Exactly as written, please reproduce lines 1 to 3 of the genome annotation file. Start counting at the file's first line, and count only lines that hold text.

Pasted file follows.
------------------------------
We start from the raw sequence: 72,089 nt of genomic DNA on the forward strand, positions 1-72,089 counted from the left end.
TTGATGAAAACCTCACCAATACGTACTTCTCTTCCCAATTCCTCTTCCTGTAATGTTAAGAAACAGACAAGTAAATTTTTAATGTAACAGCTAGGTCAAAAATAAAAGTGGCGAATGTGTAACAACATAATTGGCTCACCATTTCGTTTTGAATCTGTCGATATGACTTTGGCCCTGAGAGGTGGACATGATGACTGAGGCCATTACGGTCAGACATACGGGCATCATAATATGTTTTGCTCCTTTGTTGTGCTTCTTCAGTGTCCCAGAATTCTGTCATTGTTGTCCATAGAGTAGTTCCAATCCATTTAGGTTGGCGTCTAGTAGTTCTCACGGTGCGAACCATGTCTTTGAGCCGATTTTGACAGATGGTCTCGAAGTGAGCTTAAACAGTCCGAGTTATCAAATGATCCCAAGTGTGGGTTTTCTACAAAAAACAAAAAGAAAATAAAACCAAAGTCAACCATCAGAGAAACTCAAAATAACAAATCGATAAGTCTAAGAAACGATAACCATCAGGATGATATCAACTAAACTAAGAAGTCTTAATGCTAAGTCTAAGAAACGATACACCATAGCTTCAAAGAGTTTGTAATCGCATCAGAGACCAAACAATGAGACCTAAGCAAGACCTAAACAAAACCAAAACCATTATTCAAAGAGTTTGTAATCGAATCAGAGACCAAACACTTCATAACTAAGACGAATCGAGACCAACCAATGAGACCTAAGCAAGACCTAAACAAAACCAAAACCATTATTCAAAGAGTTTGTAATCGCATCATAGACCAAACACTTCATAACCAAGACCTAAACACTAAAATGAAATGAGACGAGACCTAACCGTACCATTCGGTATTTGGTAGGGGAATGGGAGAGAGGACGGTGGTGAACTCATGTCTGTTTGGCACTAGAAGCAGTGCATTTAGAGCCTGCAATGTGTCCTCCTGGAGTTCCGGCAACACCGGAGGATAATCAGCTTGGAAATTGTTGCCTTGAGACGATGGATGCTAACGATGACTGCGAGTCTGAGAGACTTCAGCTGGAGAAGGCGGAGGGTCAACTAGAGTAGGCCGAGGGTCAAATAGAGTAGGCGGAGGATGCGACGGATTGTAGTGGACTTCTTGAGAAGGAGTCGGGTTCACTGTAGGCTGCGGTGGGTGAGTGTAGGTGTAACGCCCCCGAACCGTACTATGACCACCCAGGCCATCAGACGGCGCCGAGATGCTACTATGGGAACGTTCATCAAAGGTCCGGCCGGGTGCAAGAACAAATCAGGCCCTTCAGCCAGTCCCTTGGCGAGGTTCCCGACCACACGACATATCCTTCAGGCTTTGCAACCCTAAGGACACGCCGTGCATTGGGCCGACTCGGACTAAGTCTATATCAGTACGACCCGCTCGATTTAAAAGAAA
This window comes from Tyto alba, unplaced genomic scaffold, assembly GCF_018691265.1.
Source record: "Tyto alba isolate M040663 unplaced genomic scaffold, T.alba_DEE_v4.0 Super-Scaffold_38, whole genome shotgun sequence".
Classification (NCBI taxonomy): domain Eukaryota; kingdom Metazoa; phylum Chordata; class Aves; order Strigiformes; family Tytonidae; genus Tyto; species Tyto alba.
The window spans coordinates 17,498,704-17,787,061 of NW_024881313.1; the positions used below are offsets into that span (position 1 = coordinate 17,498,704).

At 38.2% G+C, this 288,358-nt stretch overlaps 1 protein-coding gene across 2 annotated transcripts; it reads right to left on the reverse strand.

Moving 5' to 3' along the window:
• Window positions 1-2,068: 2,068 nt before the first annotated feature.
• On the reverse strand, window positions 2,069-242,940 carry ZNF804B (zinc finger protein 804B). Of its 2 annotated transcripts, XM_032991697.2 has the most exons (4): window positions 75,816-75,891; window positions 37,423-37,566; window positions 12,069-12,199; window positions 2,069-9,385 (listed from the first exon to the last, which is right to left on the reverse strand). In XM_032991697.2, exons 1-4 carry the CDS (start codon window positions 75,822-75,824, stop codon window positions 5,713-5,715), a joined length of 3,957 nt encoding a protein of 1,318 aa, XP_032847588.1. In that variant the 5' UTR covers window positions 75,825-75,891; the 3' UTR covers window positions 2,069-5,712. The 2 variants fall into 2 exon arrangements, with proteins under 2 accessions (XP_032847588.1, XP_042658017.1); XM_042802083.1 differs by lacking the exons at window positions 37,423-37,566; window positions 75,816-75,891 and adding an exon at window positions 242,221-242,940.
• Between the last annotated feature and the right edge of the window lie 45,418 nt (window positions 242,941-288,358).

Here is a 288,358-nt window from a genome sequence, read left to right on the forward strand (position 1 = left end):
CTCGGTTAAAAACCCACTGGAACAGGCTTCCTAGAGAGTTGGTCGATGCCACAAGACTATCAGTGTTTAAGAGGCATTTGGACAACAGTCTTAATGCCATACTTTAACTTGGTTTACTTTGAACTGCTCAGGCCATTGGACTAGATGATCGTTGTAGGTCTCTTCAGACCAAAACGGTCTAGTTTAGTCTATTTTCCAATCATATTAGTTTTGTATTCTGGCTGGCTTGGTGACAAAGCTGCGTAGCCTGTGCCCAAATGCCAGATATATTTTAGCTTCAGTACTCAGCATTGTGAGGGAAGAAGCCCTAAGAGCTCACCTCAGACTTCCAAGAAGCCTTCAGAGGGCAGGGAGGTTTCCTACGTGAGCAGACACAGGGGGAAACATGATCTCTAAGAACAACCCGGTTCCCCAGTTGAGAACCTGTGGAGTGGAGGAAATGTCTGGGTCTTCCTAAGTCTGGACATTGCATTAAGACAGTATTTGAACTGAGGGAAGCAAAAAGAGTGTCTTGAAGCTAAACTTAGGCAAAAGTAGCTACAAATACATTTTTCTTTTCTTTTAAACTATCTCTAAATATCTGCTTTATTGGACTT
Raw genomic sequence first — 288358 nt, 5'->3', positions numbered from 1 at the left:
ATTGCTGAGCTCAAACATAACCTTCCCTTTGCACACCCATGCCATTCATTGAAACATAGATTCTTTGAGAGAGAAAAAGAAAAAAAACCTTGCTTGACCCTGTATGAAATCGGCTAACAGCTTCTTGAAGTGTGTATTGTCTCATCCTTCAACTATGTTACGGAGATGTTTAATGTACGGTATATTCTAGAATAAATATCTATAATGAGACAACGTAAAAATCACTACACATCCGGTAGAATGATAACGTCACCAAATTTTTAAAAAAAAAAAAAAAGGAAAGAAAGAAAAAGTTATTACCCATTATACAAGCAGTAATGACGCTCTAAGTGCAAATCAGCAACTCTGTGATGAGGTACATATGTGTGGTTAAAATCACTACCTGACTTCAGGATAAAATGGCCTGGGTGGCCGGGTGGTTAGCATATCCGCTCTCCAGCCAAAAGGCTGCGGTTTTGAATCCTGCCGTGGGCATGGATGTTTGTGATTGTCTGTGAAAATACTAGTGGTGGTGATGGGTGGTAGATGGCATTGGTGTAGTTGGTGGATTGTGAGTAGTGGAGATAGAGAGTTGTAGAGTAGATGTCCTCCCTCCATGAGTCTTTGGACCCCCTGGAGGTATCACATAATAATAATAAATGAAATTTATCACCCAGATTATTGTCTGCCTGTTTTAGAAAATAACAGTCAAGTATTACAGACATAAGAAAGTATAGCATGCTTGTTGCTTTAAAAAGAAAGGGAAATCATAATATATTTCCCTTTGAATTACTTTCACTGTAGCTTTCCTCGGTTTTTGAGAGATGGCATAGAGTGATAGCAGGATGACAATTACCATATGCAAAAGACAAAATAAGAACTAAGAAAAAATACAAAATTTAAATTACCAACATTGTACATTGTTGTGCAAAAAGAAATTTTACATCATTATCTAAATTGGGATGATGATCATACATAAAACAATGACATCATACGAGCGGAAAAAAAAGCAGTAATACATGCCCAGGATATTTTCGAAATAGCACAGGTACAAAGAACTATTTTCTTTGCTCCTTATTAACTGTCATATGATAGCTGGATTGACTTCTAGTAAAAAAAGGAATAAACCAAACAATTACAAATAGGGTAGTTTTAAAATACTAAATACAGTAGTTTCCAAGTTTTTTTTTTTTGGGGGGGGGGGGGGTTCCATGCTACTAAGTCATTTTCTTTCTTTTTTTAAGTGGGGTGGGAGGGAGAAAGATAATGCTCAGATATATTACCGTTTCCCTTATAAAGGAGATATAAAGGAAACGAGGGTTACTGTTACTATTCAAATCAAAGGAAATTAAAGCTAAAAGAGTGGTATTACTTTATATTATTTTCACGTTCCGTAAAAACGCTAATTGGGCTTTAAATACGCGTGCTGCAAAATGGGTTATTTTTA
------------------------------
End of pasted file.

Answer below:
We start from the raw sequence: 72,089 nt of genomic DNA on the forward strand, positions 1-72,089 counted from the left end.
TTGATGAAAACCTCACCAATACGTACTTCTCTTCCCAATTCCTCTTCCTGTAATGTTAAGAAACAGACAAGTAAATTTTTAATGTAACAGCTAGGTCAAAAATAAAAGTGGCGAATGTGTAACAACATAATTGGCTCACCATTTCGTTTTGAATCTGTCGATATGACTTTGGCCCTGAGAGGTGGACATGATGACTGAGGCCATTACGGTCAGACATACGGGCATCATAATATGTTTTGCTCCTTTGTTGTGCTTCTTCAGTGTCCCAGAATTCTGTCATTGTTGTCCATAGAGTAGTTCCAATCCATTTAGGTTGGCGTCTAGTAGTTCTCACGGTGCGAACCATGTCTTTGAGCCGATTTTGACAGATGGTCTCGAAGTGAGCTTAAACAGTCCGAGTTATCAAATGATCCCAAGTGTGGGTTTTCTACAAAAAACAAAAAGAAAATAAAACCAAAGTCAACCATCAGAGAAACTCAAAATAACAAATCGATAAGTCTAAGAAACGATAACCATCAGGATGATATCAACTAAACTAAGAAGTCTTAATGCTAAGTCTAAGAAACGATACACCATAGCTTCAAAGAGTTTGTAATCGCATCAGAGACCAAACAATGAGACCTAAGCAAGACCTAAACAAAACCAAAACCATTATTCAAAGAGTTTGTAATCGAATCAGAGACCAAACACTTCATAACTAAGACGAATCGAGACCAACCAATGAGACCTAAGCAAGACCTAAACAAAACCAAAACCATTATTCAAAGAGTTTGTAATCGCATCATAGACCAAACACTTCATAACCAAGACCTAAACACTAAAATGAAATGAGACGAGACCTAACCGTACCATTCGGTATTTGGTAGGGGAATGGGAGAGAGGACGGTGGTGAACTCATGTCTGTTTGGCACTAGAAGCAGTGCATTTAGAGCCTGCAATGTGTCCTCCTGGAGTTCCGGCAACACCGGAGGATAATCAGCTTGGAAATTGTTGCCTTGAGACGATGGATGCTAACGATGACTGCGAGTCTGAGAGACTTCAGCTGGAGAAGGCGGAGGGTCAACTAGAGTAGGCCGAGGGTCAAATAGAGTAGGCGGAGGATGCGACGGATTGTAGTGGACTTCTTGAGAAGGAGTCGGGTTCACTGTAGGCTGCGGTGGGTGAGTGTAGGTGTAACGCCCCCGAACCGTACTATGACCACCCAGGCCATCAGACGGCGCCGAGATGCTACTATGGGAACGTTCATCAAAGGTCCGGCCGGGTGCAAGAACAAATCAGGCCCTTCAGCCAGTCCCTTGGCGAGGTTCCCGACCACACGACATATCCTTCAGGCTTTGCAACCCTAAGGACACGCCGTGCATTGGGCCGACTCGGACTAAGTCTATATCAGTACGACCCGCTCGATTTAAAAGAAA
This window comes from Tyto alba, unplaced genomic scaffold, assembly GCF_018691265.1.